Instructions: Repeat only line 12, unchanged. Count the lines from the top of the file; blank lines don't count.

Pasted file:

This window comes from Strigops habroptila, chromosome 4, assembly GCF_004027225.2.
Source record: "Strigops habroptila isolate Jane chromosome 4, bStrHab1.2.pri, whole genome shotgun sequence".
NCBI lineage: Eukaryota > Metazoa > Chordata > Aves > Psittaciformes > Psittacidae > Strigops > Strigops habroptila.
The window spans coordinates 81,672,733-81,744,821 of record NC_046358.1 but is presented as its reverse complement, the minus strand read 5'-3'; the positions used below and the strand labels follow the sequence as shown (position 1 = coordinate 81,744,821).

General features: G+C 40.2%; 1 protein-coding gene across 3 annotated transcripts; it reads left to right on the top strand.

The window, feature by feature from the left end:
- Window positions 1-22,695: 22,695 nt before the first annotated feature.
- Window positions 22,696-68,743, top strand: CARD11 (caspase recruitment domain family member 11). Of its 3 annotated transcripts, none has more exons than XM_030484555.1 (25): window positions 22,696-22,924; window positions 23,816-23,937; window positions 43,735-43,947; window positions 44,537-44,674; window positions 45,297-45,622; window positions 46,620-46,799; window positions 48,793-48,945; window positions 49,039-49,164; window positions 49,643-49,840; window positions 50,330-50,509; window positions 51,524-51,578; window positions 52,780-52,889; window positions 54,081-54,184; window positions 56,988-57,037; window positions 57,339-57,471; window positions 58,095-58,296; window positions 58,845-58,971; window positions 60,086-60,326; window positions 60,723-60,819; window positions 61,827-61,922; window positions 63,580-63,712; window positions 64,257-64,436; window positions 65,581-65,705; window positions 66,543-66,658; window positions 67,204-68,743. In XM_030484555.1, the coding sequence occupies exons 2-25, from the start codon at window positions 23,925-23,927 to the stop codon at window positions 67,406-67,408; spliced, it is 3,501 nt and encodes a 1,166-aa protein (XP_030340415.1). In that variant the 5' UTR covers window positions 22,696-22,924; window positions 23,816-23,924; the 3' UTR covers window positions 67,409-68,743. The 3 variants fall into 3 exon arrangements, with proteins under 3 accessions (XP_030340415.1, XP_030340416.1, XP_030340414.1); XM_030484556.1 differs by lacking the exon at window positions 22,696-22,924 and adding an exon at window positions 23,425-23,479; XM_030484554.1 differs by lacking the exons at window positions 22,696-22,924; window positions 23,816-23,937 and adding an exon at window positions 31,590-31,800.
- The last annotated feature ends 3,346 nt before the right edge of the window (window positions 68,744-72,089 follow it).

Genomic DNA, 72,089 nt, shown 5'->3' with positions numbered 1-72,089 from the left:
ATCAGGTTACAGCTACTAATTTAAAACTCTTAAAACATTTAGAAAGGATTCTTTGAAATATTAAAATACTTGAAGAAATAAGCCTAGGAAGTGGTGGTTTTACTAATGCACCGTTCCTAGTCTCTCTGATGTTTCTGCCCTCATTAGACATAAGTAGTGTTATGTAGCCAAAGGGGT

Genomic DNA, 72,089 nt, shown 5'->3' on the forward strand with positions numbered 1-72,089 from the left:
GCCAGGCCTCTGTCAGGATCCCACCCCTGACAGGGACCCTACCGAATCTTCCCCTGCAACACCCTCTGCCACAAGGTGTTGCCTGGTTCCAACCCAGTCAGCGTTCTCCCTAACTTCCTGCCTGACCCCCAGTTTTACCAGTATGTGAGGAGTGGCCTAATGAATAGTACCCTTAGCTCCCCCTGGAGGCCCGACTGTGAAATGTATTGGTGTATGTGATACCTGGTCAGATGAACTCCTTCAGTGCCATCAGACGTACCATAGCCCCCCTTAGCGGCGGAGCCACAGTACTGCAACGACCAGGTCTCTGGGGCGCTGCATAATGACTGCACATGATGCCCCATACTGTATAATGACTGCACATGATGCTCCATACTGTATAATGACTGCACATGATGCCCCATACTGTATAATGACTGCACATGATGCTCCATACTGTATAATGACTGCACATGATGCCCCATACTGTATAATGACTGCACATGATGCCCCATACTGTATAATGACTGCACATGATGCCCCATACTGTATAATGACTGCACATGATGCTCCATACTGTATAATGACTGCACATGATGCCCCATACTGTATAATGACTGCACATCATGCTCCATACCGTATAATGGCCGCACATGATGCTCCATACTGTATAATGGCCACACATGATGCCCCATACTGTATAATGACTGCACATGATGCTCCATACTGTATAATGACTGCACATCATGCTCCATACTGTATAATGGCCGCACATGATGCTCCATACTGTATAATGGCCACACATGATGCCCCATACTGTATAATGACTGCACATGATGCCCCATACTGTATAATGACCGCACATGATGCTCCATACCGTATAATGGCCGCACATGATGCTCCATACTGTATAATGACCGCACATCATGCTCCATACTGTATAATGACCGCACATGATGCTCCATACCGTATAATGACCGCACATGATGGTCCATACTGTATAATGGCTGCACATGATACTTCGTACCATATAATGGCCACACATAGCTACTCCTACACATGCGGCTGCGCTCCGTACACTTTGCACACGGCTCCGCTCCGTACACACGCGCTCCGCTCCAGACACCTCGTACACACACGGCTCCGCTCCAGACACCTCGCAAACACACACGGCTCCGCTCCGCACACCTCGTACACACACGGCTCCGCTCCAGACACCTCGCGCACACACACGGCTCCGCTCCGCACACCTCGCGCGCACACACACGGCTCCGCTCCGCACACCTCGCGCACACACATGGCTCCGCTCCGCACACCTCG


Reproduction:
Genomic DNA, 72,089 nt, shown 5'->3' on the forward strand with positions numbered 1-72,089 from the left: